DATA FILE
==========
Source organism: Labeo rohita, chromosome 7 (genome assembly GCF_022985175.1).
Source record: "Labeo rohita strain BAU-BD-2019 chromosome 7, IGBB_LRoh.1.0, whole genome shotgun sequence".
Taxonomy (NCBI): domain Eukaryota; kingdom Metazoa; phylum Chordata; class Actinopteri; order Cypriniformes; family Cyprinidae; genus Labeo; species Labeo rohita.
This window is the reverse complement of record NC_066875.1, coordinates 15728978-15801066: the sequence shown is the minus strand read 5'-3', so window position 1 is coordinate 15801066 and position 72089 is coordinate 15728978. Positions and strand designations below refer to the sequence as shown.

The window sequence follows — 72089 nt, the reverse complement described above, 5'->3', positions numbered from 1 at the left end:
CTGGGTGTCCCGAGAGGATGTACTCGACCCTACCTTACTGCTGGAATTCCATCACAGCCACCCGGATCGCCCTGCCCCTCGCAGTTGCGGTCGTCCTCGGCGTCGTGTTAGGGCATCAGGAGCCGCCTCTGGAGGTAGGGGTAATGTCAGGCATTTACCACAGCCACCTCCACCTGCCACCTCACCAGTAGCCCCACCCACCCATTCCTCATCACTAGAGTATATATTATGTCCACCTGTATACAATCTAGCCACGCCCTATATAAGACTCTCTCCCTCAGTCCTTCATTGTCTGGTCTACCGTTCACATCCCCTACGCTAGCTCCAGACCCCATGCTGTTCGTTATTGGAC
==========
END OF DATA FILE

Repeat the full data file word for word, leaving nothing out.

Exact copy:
Source organism: Labeo rohita, chromosome 7 (genome assembly GCF_022985175.1).
Source record: "Labeo rohita strain BAU-BD-2019 chromosome 7, IGBB_LRoh.1.0, whole genome shotgun sequence".
Taxonomy (NCBI): domain Eukaryota; kingdom Metazoa; phylum Chordata; class Actinopteri; order Cypriniformes; family Cyprinidae; genus Labeo; species Labeo rohita.
This window is the reverse complement of record NC_066875.1, coordinates 15728978-15801066: the sequence shown is the minus strand read 5'-3', so window position 1 is coordinate 15801066 and position 72089 is coordinate 15728978. Positions and strand designations below refer to the sequence as shown.

The window sequence follows — 72089 nt, the reverse complement described above, 5'->3', positions numbered from 1 at the left end:
CTGGGTGTCCCGAGAGGATGTACTCGACCCTACCTTACTGCTGGAATTCCATCACAGCCACCCGGATCGCCCTGCCCCTCGCAGTTGCGGTCGTCCTCGGCGTCGTGTTAGGGCATCAGGAGCCGCCTCTGGAGGTAGGGGTAATGTCAGGCATTTACCACAGCCACCTCCACCTGCCACCTCACCAGTAGCCCCACCCACCCATTCCTCATCACTAGAGTATATATTATGTCCACCTGTATACAATCTAGCCACGCCCTATATAAGACTCTCTCCCTCAGTCCTTCATTGTCTGGTCTACCGTTCACATCCCCTACGCTAGCTCCAGACCCCATGCTGTTCGTTATTGGAC